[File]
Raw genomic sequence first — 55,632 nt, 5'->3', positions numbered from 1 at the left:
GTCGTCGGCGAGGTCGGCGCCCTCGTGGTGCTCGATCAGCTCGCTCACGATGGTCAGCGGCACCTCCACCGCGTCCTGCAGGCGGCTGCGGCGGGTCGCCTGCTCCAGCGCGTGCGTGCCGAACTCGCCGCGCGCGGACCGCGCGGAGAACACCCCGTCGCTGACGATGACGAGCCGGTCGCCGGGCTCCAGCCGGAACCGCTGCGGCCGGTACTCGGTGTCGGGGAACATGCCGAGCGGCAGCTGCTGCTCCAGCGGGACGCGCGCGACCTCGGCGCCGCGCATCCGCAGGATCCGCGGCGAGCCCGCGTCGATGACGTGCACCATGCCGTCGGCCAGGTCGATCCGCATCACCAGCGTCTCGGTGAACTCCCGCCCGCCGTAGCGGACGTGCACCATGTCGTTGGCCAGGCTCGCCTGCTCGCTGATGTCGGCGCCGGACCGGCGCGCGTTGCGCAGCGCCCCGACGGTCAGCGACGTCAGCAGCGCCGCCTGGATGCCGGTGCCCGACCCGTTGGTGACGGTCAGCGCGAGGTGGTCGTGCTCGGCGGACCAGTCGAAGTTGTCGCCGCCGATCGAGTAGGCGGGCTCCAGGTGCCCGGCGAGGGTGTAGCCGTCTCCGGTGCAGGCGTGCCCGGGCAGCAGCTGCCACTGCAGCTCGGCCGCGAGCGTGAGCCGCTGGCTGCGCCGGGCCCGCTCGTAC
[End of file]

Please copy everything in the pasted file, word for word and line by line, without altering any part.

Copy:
Raw genomic sequence first — 55,632 nt, 5'->3', positions numbered from 1 at the left:
GTCGTCGGCGAGGTCGGCGCCCTCGTGGTGCTCGATCAGCTCGCTCACGATGGTCAGCGGCACCTCCACCGCGTCCTGCAGGCGGCTGCGGCGGGTCGCCTGCTCCAGCGCGTGCGTGCCGAACTCGCCGCGCGCGGACCGCGCGGAGAACACCCCGTCGCTGACGATGACGAGCCGGTCGCCGGGCTCCAGCCGGAACCGCTGCGGCCGGTACTCGGTGTCGGGGAACATGCCGAGCGGCAGCTGCTGCTCCAGCGGGACGCGCGCGACCTCGGCGCCGCGCATCCGCAGGATCCGCGGCGAGCCCGCGTCGATGACGTGCACCATGCCGTCGGCCAGGTCGATCCGCATCACCAGCGTCTCGGTGAACTCCCGCCCGCCGTAGCGGACGTGCACCATGTCGTTGGCCAGGCTCGCCTGCTCGCTGATGTCGGCGCCGGACCGGCGCGCGTTGCGCAGCGCCCCGACGGTCAGCGACGTCAGCAGCGCCGCCTGGATGCCGGTGCCCGACCCGTTGGTGACGGTCAGCGCGAGGTGGTCGTGCTCGGCGGACCAGTCGAAGTTGTCGCCGCCGATCGAGTAGGCGGGCTCCAGGTGCCCGGCGAGGGTGTAGCCGTCTCCGGTGCAGGCGTGCCCGGGCAGCAGCTGCCACTGCAGCTCGGCCGCGAGCGTGAGCCGCTGGCTGCGCCGGGCCCGCTCGTAC